Boehner: Democrats offer Americans "a free lunch"

The House minority leader tells reporters he's sure the GOP can make a comeback, though he's not entirely sure how.


Mike Madden
February 26, 2009 4:16AM (UTC)

WASHINGTON -- John Boehner is not concerned about things like "polls" or "whether voters like Republicans."

At a lunch with reporters this afternoon sponsored by the Christian Science Monitor, the House Republican leader acknowledged President Obama's popularity, but essentially tried to write it off. "He's only been president for five weeks," Boehner said twice. He insisted the stimulus bill Obama signed into law a couple of weeks ago was deeply unpopular, even though polling shows voters approve of the job Obama's doing on the economy far more than they approve of the job Republicans in Congress are doing, period.

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Asked about that discrepancy, Boehner shrugged. "Listen, there's a lot of polls out there," he said. "Obama's popular, people want him to succeed. Frankly, I want him to succeed. America needs him to succeed. But when you get into the stimulus bill itself and what was done, it's not anywhere near as popular." That attitude probably goes a long way toward explaining why the GOP is still so pleased that all its members -- twice -- voted against the stimulus bill, but it may also explain why the party finds itself in the minority.

Boehner complained that House Democrats were cutting the GOP out of the legislative process, but he said that just freed Republicans up to put out their ideas, which he said would be better. (As evidence, he pointed to the GOP's all-tax cut, all the time, alternative to the stimulus bill.) He acknowledged that selling conservative policies may not be that easy given the political environment. "The challenge for us is, how do we take the principles that we believe in and make them relevant to the issues that everyday Americans have?" Boehner asked. "We have a tougher job than our friends across the aisle. They've been offering Americans a free lunch for the last 80 years, rather successfully. And you know, those of us who believe in a smaller, more accountable government, we have a tougher time making our policies relevant to the American people. But it's our challenge, and we've got to do it." In other words, don't expect the GOP to change the course it's been on this Congress so far.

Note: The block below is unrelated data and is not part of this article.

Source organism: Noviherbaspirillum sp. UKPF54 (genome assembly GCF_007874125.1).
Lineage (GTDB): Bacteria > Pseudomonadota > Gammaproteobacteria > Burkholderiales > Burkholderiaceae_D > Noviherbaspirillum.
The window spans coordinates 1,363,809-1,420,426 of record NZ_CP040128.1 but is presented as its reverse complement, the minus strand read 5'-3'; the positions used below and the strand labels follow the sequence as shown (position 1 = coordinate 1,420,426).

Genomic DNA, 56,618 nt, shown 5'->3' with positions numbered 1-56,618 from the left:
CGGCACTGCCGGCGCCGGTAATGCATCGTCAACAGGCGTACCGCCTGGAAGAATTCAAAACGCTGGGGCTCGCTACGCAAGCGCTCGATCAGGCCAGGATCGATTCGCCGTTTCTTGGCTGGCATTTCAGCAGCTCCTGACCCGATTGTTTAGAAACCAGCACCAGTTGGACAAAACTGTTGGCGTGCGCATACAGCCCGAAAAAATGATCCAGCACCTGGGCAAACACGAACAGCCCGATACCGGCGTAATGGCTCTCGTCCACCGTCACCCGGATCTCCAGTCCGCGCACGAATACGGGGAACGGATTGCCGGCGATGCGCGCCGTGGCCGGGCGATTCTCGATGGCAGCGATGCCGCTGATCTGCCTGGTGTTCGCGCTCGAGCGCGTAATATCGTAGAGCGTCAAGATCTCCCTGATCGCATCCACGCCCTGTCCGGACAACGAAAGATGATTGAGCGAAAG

The GOP leader did show he's got a sense of humor, though. At one point, he was talking about the need for education reform, especially merit pay for teachers:

We all know there are good teachers, and there are probably teachers that aren't as good. (We might even know some reporters that are very good, and others that are just damn lazy.) What we do is, we pay 'em all the same. Now this is crazy! In teaching, we pay 'em all the same, regardless. Now, this doesn't happen anywhere else that's successful, and it sure as hell shouldn't happen in education.

Sitting across the table from him, I called out, "Congress." (The House did vote later that afternoon not to take a pay raise this year, but all rank-and-file lawmakers make the same $174,000 salary, whether they're good at their job or not.) The other reporters laughed, but not as hard as Boehner.

"Good point," he said. "That's another good reason" why merit pay makes sense. But it did make me wonder. How much would you pay members of Congress if they had to live by merit pay rules? And which ones would you pay more than others? Leave your salary ideas below.


Mike Madden

Mike Madden is Salon's Washington correspondent. A complete listing of his articles is here. Follow him on Twitter here.

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